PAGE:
Iran and Israel appeared on Saturday to be moving away from escalation, after a week marked by the sharpest tensions in the Middle East since the start of the Gaza war.

Iran has dismissed as akin to child’s play Israel’s reported retaliation for an unprecedented Iranian strike, as both sides appeared on Saturday to step back from the wider conflict stemming from the war in Gaza.

However, a deadly blast at an Iraqi military base emphasized the high tensions that persist in the region, as did more deadly Israeli strikes in Gaza and intensifying clashes in the West Bank.

Fears have soared this month that escalating tit-for-tat attacks between Israel and Iran could tip over into a broader war in the Middle East.

Israel had warned it would hit back after Iran launched more than 300 missiles and drones a week ago in its first-ever direct attack on its arch enemy’s territory.

The Iranian attack was itself in retaliation for an air strike, widely blamed on Israel, that leveled the Iranian consulate in Damascus and killed seven Revolutionary Guards on April 1.

The Israeli retaliation appeared to come on Friday, when Iranian media reported blasts in the central province of Isfahan.

No Israeli Comment

Israeli officials have made no public comment on what, according to a senior US congressional source who spoke to AFP, were retaliatory Israeli strikes against Iran.

Sanam Vakil, director of the Middle East and North Africa program at Britain’s Chatham House think tank, said the reported Israeli strike had been “calibrated to avoid damage and further Iranian aggression.”

Iranian political expert Hamid Gholamzadeh said the incident in Isfahan, while “insignificant,” needs to be seen in the context of the “fight for balance of power” between the two countries.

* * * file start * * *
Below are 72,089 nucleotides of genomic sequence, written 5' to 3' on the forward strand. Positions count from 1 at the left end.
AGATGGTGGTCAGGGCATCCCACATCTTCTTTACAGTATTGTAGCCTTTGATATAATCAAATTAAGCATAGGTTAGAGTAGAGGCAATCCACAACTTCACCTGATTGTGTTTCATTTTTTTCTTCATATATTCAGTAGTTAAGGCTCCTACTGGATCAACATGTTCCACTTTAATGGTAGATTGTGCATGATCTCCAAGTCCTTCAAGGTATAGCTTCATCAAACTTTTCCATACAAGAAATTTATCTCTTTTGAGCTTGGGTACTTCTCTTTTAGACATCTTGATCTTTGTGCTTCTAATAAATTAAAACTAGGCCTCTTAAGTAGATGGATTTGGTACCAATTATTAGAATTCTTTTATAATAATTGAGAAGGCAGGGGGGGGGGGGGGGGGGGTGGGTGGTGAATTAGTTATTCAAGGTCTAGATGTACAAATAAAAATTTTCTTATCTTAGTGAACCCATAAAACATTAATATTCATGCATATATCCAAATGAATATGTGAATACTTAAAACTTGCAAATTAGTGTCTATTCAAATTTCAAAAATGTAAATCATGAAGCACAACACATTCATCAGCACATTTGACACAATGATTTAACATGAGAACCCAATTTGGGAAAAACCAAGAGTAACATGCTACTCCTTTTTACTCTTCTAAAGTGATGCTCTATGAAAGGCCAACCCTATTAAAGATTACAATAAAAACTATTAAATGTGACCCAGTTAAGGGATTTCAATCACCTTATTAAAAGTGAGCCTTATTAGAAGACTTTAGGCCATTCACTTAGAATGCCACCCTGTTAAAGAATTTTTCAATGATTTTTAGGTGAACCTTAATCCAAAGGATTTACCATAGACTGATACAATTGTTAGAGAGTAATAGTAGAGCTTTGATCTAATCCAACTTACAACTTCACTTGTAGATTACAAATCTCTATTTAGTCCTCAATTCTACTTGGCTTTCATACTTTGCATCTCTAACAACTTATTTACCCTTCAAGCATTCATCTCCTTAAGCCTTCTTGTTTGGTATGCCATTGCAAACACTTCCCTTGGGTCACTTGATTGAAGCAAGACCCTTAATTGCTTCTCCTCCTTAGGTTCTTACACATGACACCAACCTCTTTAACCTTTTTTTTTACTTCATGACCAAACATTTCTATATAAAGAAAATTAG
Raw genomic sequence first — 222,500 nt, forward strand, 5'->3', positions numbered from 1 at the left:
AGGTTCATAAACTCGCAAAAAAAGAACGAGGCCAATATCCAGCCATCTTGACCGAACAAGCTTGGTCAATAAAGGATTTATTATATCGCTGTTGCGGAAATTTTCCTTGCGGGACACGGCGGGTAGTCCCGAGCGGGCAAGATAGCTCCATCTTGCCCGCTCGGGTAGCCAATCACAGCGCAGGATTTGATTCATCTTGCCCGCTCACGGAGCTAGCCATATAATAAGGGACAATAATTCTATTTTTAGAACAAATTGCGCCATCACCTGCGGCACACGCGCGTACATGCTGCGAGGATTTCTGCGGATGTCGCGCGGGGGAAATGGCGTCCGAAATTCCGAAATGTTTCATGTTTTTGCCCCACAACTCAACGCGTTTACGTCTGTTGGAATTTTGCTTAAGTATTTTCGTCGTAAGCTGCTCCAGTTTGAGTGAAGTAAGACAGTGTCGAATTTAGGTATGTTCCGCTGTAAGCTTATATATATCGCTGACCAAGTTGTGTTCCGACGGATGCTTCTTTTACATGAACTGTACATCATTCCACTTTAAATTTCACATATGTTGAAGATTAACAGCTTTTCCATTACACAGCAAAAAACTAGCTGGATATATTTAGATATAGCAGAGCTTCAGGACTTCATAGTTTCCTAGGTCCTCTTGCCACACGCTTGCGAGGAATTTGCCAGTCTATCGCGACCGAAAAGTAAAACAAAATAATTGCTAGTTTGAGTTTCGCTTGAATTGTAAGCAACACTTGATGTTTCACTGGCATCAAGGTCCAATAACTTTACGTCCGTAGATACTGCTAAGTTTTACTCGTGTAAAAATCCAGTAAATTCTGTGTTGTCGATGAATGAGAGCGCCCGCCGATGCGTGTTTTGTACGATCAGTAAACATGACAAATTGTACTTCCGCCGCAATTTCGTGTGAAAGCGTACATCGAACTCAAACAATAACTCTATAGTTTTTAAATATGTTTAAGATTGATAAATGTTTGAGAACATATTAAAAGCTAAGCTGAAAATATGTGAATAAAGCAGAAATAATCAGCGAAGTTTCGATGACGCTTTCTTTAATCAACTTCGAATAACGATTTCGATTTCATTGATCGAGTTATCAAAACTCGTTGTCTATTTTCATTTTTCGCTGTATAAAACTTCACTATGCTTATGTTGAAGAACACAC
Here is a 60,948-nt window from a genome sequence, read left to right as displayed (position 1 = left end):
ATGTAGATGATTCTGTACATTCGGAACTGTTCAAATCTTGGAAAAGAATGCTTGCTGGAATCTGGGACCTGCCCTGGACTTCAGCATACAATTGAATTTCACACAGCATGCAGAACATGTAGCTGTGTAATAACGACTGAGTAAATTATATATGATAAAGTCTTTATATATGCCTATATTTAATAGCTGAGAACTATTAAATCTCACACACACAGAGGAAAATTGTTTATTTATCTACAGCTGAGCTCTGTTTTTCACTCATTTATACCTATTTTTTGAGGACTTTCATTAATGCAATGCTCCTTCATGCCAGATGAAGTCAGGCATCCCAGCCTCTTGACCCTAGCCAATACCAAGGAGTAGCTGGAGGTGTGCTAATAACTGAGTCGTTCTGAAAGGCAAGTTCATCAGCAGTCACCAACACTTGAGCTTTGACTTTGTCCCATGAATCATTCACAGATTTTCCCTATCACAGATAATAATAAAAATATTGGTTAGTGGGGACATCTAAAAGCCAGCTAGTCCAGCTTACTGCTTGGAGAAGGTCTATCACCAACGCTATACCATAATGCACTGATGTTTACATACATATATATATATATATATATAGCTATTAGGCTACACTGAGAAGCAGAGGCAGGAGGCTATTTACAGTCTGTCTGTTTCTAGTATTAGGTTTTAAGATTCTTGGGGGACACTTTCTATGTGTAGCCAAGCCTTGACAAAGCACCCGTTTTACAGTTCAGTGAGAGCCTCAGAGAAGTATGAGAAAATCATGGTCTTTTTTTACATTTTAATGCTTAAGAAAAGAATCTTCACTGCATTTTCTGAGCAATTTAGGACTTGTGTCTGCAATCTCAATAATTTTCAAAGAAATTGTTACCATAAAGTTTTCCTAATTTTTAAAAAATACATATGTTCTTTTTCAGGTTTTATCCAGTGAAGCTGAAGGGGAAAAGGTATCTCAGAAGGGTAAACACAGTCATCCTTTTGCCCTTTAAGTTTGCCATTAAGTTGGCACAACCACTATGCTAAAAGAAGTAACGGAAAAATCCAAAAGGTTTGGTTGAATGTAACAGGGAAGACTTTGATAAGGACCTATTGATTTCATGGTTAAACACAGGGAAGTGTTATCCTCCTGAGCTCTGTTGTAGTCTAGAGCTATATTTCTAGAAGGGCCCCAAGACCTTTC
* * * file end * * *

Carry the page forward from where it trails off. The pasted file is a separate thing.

“The region is on fire, and an all-out war can be ignited at any moment,” he said.

While tensions rose after the attack on Iran’s consulate, violence involving Iran-backed groups had already been surging across the Middle East since the outbreak of the Gaza war.

Since the Gaza war began, violence has also flared in the other occupied Palestinian territory, the West Bank.

The Israeli Army said on Saturday that its forces killed 10 militants and arrested eight other people during a 40-hour raid on a refugee camp in the northern West Bank.

Nine Members of One Family Killed

Israel has faced growing global opposition over its military offensive in Gaza, which has reduced vast areas of the besieged Palestinian territory to rubble, while aid groups have warned the north is on the brink of famine.

Israeli Prime Minister Benjamin Netanyahu, who is under pressure over the rising civilian toll, needs “further escalation and another war to distract the world attention” away from suffering in Gaza, Iranian analyst Gholamzadeh said.

There have been particular fears about Israel’s intention to send troops into the southernmost city of Rafah, where most of the population is now sheltering after fleeing violence elsewhere.

Foreign ministers of the G7 group of developed economies, meeting in Italy on Friday, said they opposed a “full-scale military operation in Rafah” because it would have “catastrophic consequences” for civilians.

But even without a full operation, the city has been under regular bombardment.

On Saturday, Gaza’s Civil Defense Agency said an overnight Israeli strike in Rafah killed nine members of a family, including six children.

The war was triggered by an attack on Israel by Hamas on October 7 that resulted in the deaths of 1,170 people, mostly civilians, according to an AFP tally based on Israeli official figures.

Israel has responded with a retaliatory offensive that has killed at least 34,049 people in Gaza, mostly women and children, according to the latest toll from the Gaza health ministry.

Famine Fears

Israel’s military said it struck dozens of militant targets over the past day, including the site in north Gaza from which a rocket was fired into the Israeli city of Sderot.

Witnesses in the central Nuseirat refugee camp said the Israeli Army told them to evacuate one home, then several were destroyed.

A UN report on Friday said “multiple obstacles” continue to impede the delivery of urgently needed aid.

Despite some recent aid convoys being able to reach Gaza, the WFP cited “the real possibility of famine” in the north.

Efforts to seal a long sought-after truce have stalled, according to mediator Qatar.

Turkish President Recep Tayyip Erdogan, a staunch critic of Israel’s war in Gaza, met with Qatar-based Hamas leader Ismail Haniyeh on Saturday, calling for unity among Palestinians.

After Washington vetoed a Palestinian bid to become a full UN member state earlier this week, President Mahmud Abbas said his West Bank-based Palestinian Authority would “reconsider” its relationship with the US.

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With AFP